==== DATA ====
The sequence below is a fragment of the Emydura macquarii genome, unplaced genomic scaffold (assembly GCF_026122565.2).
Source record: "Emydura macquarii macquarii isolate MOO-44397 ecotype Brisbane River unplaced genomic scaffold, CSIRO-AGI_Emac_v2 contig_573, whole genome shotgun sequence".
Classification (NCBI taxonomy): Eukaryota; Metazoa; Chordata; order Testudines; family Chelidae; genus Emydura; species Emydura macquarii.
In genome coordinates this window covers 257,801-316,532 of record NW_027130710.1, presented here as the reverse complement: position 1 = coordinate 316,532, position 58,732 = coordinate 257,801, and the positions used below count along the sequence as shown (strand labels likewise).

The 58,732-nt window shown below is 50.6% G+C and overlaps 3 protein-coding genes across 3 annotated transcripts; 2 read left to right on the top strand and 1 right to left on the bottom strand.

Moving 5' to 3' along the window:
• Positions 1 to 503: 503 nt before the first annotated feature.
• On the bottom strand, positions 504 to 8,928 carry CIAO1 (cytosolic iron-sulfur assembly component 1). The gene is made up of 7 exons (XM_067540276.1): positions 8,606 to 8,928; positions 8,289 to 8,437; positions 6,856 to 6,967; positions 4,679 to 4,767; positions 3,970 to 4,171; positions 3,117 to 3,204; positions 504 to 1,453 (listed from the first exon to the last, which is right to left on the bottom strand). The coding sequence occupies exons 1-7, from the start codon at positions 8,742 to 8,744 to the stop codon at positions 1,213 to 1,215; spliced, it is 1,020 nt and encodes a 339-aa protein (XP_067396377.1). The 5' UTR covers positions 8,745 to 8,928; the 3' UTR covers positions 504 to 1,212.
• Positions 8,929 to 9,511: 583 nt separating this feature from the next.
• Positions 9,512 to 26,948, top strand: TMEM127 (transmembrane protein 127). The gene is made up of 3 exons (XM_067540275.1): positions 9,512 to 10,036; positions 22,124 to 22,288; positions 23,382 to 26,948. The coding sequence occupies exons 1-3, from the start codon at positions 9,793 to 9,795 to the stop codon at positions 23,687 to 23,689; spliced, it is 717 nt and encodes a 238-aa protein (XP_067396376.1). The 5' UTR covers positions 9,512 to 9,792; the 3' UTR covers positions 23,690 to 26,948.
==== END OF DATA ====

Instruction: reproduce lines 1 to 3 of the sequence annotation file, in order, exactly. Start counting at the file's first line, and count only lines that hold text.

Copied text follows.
The sequence below is a fragment of the Emydura macquarii genome, unplaced genomic scaffold (assembly GCF_026122565.2).
Source record: "Emydura macquarii macquarii isolate MOO-44397 ecotype Brisbane River unplaced genomic scaffold, CSIRO-AGI_Emac_v2 contig_573, whole genome shotgun sequence".
Classification (NCBI taxonomy): Eukaryota; Metazoa; Chordata; order Testudines; family Chelidae; genus Emydura; species Emydura macquarii.